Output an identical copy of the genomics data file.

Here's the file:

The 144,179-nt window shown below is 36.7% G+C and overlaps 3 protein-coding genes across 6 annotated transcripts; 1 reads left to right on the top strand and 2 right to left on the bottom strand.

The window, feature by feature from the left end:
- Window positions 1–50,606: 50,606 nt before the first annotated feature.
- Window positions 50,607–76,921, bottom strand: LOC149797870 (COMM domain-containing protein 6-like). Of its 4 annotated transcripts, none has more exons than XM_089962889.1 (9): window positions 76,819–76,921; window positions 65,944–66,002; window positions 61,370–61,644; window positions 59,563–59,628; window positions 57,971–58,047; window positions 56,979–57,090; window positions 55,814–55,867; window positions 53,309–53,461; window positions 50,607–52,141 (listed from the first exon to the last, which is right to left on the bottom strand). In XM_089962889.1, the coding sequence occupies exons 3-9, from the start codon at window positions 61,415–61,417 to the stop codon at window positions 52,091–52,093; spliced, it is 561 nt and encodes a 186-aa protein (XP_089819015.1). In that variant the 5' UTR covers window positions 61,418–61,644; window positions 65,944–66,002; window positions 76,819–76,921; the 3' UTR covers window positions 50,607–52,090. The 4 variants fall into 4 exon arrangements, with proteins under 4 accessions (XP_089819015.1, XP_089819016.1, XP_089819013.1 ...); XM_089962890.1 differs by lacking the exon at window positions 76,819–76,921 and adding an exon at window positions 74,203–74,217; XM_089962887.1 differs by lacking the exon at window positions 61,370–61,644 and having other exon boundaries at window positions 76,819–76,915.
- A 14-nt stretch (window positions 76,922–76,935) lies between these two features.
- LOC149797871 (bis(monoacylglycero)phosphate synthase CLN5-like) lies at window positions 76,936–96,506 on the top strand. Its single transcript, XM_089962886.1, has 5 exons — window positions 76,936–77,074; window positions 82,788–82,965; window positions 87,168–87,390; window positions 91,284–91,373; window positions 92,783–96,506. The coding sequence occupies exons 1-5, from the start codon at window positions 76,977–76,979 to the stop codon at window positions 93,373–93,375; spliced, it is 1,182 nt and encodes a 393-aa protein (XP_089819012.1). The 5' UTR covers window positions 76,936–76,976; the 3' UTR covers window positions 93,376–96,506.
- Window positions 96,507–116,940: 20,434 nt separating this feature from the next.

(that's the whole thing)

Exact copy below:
The 144,179-nt window shown below is 36.7% G+C and overlaps 3 protein-coding genes across 6 annotated transcripts; 1 reads left to right on the top strand and 2 right to left on the bottom strand.

The window, feature by feature from the left end:
- Window positions 1–50,606: 50,606 nt before the first annotated feature.
- Window positions 50,607–76,921, bottom strand: LOC149797870 (COMM domain-containing protein 6-like). Of its 4 annotated transcripts, none has more exons than XM_089962889.1 (9): window positions 76,819–76,921; window positions 65,944–66,002; window positions 61,370–61,644; window positions 59,563–59,628; window positions 57,971–58,047; window positions 56,979–57,090; window positions 55,814–55,867; window positions 53,309–53,461; window positions 50,607–52,141 (listed from the first exon to the last, which is right to left on the bottom strand). In XM_089962889.1, the coding sequence occupies exons 3-9, from the start codon at window positions 61,415–61,417 to the stop codon at window positions 52,091–52,093; spliced, it is 561 nt and encodes a 186-aa protein (XP_089819015.1). In that variant the 5' UTR covers window positions 61,418–61,644; window positions 65,944–66,002; window positions 76,819–76,921; the 3' UTR covers window positions 50,607–52,090. The 4 variants fall into 4 exon arrangements, with proteins under 4 accessions (XP_089819015.1, XP_089819016.1, XP_089819013.1 ...); XM_089962890.1 differs by lacking the exon at window positions 76,819–76,921 and adding an exon at window positions 74,203–74,217; XM_089962887.1 differs by lacking the exon at window positions 61,370–61,644 and having other exon boundaries at window positions 76,819–76,915.
- A 14-nt stretch (window positions 76,922–76,935) lies between these two features.
- LOC149797871 (bis(monoacylglycero)phosphate synthase CLN5-like) lies at window positions 76,936–96,506 on the top strand. Its single transcript, XM_089962886.1, has 5 exons — window positions 76,936–77,074; window positions 82,788–82,965; window positions 87,168–87,390; window positions 91,284–91,373; window positions 92,783–96,506. The coding sequence occupies exons 1-5, from the start codon at window positions 76,977–76,979 to the stop codon at window positions 93,373–93,375; spliced, it is 1,182 nt and encodes a 393-aa protein (XP_089819012.1). The 5' UTR covers window positions 76,936–76,976; the 3' UTR covers window positions 93,376–96,506.
- Window positions 96,507–116,940: 20,434 nt separating this feature from the next.